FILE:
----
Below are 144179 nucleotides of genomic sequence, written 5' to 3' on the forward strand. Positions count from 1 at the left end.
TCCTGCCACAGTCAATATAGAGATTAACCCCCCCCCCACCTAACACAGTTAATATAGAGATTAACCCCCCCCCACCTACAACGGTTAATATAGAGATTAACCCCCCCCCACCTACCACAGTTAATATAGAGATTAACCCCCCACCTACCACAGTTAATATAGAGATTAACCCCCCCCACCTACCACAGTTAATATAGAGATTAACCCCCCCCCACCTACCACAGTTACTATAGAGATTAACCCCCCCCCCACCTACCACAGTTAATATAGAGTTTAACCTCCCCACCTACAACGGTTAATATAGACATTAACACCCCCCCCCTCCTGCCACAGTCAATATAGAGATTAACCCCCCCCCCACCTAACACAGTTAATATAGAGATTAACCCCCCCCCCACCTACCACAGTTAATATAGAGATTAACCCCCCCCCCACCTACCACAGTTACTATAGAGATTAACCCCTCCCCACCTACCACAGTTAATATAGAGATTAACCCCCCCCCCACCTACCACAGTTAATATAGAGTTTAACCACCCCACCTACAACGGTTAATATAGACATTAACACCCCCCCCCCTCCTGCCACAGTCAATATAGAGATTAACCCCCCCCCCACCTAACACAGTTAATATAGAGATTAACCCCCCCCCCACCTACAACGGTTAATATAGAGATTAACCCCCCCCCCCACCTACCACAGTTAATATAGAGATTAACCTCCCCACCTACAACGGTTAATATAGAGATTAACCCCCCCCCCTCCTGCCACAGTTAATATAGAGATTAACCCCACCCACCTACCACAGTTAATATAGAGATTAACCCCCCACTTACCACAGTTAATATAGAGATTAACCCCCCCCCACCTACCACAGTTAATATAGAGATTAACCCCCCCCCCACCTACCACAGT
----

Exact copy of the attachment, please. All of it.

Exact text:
Below are 144179 nucleotides of genomic sequence, written 5' to 3' on the forward strand. Positions count from 1 at the left end.
TCCTGCCACAGTCAATATAGAGATTAACCCCCCCCCCACCTAACACAGTTAATATAGAGATTAACCCCCCCCCACCTACAACGGTTAATATAGAGATTAACCCCCCCCCACCTACCACAGTTAATATAGAGATTAACCCCCCACCTACCACAGTTAATATAGAGATTAACCCCCCCCACCTACCACAGTTAATATAGAGATTAACCCCCCCCCACCTACCACAGTTACTATAGAGATTAACCCCCCCCCCACCTACCACAGTTAATATAGAGTTTAACCTCCCCACCTACAACGGTTAATATAGACATTAACACCCCCCCCCTCCTGCCACAGTCAATATAGAGATTAACCCCCCCCCCACCTAACACAGTTAATATAGAGATTAACCCCCCCCCCACCTACCACAGTTAATATAGAGATTAACCCCCCCCCCACCTACCACAGTTACTATAGAGATTAACCCCTCCCCACCTACCACAGTTAATATAGAGATTAACCCCCCCCCCACCTACCACAGTTAATATAGAGTTTAACCACCCCACCTACAACGGTTAATATAGACATTAACACCCCCCCCCCTCCTGCCACAGTCAATATAGAGATTAACCCCCCCCCCACCTAACACAGTTAATATAGAGATTAACCCCCCCCCCACCTACAACGGTTAATATAGAGATTAACCCCCCCCCCCACCTACCACAGTTAATATAGAGATTAACCTCCCCACCTACAACGGTTAATATAGAGATTAACCCCCCCCCCTCCTGCCACAGTTAATATAGAGATTAACCCCACCCACCTACCACAGTTAATATAGAGATTAACCCCCCACTTACCACAGTTAATATAGAGATTAACCCCCCCCCACCTACCACAGTTAATATAGAGATTAACCCCCCCCCCACCTACCACAGT